New York, September 1: Around 320 Tibetan youngsters representing 16 different football teams in North America took part in the opening ceremony of the second Gyalyum Chenmo Memorial Gold Cup North America on Friday at the Randalls Island Park on Friday.
Attending as the Chief Guest for the opening ceremony was member of Tibetan Parliament in Exile, Dorjee Tseten. Representatives of various organizations and associations in New York and New Jersey were also present among guests.
As members of Cholsum Doegar performed the Tashi Sholpa dance to welcome the portrait of His Holiness the Dalai Lama, the teams with their official banners paraded before the guests and spectators.
Tibetan legislator Dorjee Tseten said that it is important for the Tibetan community to excel in sports, art and various other fields, expressing hope to see players who can represent Tibet in international competitions in the future. “I believe that through events like this we will be able to have Tibetan youngsters excelling in soccer and represent us in the international arena. And it is also a part of our struggle as people who have lost their nation. So I wish the organizers and the teams all the best,” said Dorjee.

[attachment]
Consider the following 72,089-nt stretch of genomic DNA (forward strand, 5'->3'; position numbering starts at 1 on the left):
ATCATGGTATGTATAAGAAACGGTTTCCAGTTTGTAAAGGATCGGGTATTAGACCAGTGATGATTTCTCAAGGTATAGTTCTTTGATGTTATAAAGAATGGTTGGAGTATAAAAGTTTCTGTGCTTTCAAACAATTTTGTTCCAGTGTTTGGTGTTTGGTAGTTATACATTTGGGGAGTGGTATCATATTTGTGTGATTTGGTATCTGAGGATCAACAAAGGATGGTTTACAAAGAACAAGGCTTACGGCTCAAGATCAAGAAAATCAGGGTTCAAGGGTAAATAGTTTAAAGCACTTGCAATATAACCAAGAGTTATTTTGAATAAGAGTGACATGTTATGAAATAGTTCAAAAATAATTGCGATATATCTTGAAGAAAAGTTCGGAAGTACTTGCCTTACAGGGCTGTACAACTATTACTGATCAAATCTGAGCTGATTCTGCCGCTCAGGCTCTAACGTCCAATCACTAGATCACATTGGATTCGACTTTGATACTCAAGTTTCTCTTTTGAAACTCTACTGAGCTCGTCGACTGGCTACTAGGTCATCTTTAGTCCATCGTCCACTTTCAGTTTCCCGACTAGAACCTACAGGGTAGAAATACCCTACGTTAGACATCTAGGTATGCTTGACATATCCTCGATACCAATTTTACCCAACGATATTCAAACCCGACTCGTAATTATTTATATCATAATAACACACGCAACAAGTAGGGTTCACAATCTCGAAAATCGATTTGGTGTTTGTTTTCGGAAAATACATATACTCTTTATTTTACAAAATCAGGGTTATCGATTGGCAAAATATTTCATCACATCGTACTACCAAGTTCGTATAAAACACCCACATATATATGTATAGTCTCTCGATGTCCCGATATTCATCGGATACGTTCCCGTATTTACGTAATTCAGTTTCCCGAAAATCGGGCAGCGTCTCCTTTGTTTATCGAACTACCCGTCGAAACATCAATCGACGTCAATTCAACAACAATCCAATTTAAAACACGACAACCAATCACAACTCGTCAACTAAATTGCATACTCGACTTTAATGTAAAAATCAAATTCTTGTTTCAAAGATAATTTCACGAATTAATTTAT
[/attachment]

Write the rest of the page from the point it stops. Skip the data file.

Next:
The tournament is being organized by the Tibetan National Sports Association through voluntary help from individuals who have been in active community services in New York and New Jersey in the past.
“It is really very difficult to organize a tournament of such scale in America and especially a city like New York where nobody has time. But with hard work put in by all the volunteers the tournament is here. When TNSA approached me I asked myself if this benefitted our community, and I felt it did so I agreed to coordinate,” said Tsering Palden, a member of the organizing committee.
The tournament is set for three days over the Labor Day weekend in the United States. Due to time constraints, each team gets to play two matches each instead of three as the usual norm in the group stages.
The apex sports body of the Tibetan exiles organized its first ever GCM tournament outside India in Toronto in 2016 and was participated by 12 teams from the US and Canada. Toronto Cholsum FC won the first edition by defeating New York Tibet United in penalties.
The tournament was first held in 1981 and has become the biggest sporting event of the Tibetan exile community. TNSA took over the responsibility of organizing the tournament in 2003.
The semi finals and final of the tournament will be played on the Tibetan Democracy Day on September 2 at Michael J Tully Park.